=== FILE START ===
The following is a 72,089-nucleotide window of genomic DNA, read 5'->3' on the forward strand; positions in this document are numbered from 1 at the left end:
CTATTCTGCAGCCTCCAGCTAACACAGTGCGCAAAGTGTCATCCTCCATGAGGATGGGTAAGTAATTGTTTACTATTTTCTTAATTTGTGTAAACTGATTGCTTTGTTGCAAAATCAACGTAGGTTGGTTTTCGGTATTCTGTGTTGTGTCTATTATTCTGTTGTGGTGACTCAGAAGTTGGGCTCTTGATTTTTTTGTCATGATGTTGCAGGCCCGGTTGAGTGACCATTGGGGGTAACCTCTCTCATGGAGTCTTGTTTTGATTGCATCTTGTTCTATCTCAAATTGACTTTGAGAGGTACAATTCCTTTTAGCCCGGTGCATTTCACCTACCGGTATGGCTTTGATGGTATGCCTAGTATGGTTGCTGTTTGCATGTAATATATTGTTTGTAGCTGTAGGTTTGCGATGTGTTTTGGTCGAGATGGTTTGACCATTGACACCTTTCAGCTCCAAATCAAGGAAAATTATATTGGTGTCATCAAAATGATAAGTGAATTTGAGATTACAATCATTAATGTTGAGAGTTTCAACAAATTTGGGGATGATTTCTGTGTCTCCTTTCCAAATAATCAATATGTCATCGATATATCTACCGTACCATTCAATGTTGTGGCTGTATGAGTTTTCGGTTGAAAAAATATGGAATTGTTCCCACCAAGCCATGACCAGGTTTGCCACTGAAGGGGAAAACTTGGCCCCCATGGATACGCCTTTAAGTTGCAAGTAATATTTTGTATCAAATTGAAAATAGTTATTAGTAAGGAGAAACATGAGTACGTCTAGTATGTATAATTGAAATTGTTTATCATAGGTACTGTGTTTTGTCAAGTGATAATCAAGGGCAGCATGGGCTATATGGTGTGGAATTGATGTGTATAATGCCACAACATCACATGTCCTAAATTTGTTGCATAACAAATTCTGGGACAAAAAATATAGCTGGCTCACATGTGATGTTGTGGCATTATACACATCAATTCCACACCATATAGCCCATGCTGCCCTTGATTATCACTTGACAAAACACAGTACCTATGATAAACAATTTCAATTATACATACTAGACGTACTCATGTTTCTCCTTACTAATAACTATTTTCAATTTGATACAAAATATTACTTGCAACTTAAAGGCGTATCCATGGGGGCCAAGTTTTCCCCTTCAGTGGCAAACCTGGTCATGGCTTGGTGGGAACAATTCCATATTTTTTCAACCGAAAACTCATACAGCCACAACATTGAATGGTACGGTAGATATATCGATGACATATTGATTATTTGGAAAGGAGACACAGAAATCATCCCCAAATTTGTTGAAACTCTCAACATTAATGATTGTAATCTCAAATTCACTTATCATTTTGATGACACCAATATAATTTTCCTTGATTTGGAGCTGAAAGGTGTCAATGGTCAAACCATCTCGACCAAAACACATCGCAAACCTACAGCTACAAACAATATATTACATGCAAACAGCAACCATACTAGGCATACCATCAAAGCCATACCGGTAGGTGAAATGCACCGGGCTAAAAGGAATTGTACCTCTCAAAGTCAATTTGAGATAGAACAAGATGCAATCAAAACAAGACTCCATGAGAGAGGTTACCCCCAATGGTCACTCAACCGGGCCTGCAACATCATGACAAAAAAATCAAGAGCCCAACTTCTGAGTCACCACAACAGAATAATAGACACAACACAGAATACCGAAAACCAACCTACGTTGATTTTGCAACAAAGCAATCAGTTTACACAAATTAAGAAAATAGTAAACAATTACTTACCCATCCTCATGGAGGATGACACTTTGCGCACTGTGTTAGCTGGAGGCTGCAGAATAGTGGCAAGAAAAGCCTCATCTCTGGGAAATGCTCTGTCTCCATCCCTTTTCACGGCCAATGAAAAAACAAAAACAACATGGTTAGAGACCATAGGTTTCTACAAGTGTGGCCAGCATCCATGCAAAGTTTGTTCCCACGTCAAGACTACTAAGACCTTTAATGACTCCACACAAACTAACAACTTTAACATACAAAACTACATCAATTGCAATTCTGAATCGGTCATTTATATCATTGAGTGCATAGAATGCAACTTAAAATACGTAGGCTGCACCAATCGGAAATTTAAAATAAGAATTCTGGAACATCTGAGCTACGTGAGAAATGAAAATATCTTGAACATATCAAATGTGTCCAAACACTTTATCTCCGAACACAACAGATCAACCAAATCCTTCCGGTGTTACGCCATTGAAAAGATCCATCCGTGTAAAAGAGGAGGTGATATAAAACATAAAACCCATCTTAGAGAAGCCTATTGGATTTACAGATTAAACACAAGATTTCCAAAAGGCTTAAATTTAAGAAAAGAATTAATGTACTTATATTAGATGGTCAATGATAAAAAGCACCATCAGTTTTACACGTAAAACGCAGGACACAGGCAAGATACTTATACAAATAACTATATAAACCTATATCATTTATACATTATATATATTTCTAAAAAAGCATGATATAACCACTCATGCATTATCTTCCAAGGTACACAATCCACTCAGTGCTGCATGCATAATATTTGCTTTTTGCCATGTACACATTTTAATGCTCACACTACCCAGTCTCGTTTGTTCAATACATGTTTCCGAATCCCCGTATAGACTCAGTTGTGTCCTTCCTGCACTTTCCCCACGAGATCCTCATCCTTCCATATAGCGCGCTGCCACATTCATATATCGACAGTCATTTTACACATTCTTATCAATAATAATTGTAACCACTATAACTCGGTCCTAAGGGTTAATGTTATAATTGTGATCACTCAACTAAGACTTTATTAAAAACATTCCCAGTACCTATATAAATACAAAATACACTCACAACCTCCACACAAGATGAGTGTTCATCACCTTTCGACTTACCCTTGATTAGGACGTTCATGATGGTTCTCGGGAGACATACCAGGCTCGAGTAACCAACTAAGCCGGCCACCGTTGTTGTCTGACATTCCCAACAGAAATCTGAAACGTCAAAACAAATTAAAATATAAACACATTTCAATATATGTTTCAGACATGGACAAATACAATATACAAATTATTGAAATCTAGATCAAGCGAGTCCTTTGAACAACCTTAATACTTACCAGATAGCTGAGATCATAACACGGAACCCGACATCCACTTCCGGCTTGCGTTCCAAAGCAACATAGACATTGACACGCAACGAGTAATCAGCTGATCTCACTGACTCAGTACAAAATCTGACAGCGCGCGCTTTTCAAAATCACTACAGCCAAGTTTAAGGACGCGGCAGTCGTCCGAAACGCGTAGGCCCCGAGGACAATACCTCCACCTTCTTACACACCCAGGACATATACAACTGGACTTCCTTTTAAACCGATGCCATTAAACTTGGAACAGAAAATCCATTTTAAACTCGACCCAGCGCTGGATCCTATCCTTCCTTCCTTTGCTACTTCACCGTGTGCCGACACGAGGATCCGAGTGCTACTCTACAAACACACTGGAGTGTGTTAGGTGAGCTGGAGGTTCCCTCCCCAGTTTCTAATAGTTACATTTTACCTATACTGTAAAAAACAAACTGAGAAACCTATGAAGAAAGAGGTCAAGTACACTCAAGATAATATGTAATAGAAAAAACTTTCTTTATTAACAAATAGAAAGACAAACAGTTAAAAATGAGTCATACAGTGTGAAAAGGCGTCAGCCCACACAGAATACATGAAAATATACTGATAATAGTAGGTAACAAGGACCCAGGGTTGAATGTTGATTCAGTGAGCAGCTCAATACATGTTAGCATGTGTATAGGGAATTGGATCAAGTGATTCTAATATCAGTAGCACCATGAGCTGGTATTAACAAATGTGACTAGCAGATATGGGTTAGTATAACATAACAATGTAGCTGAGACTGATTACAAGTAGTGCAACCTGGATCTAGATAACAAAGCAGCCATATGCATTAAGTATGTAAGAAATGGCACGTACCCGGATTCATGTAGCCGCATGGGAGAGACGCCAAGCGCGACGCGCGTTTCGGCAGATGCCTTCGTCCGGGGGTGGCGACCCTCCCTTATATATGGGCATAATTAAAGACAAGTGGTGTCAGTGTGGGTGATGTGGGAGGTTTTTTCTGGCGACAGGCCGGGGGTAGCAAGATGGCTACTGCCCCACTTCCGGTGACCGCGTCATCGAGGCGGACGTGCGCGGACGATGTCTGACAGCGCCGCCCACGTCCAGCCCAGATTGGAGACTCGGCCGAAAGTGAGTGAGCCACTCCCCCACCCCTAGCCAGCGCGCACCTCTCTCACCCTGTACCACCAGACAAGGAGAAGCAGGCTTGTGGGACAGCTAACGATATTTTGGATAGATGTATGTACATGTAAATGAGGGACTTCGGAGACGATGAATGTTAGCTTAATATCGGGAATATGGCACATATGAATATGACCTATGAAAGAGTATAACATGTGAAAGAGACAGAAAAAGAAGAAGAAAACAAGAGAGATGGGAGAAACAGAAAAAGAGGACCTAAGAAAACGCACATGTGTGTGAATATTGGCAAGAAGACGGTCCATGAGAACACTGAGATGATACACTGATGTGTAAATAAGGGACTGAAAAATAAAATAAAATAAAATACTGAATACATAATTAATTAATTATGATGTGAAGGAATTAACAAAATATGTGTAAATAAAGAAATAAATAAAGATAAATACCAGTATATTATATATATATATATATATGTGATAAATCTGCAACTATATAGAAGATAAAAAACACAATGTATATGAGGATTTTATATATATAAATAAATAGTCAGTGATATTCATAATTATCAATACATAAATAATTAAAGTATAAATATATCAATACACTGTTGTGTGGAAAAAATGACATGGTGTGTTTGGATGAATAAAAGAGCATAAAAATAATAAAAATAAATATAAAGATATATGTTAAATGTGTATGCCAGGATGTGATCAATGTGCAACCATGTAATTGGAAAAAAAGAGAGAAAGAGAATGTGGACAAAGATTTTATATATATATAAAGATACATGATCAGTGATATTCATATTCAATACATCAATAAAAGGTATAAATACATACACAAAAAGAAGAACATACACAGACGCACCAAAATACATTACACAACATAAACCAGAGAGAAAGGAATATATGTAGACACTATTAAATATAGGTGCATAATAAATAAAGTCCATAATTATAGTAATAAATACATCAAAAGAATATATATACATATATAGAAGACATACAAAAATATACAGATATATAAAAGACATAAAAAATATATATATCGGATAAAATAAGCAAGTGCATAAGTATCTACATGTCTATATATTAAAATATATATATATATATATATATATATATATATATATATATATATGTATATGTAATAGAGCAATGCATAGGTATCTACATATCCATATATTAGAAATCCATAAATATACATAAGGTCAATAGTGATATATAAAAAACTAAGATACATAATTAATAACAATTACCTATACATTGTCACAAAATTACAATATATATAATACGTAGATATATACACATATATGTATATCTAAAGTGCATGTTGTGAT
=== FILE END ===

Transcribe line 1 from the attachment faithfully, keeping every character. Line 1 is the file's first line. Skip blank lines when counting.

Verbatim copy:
The following is a 72,089-nucleotide window of genomic DNA, read 5'->3' on the forward strand; positions in this document are numbered from 1 at the left end: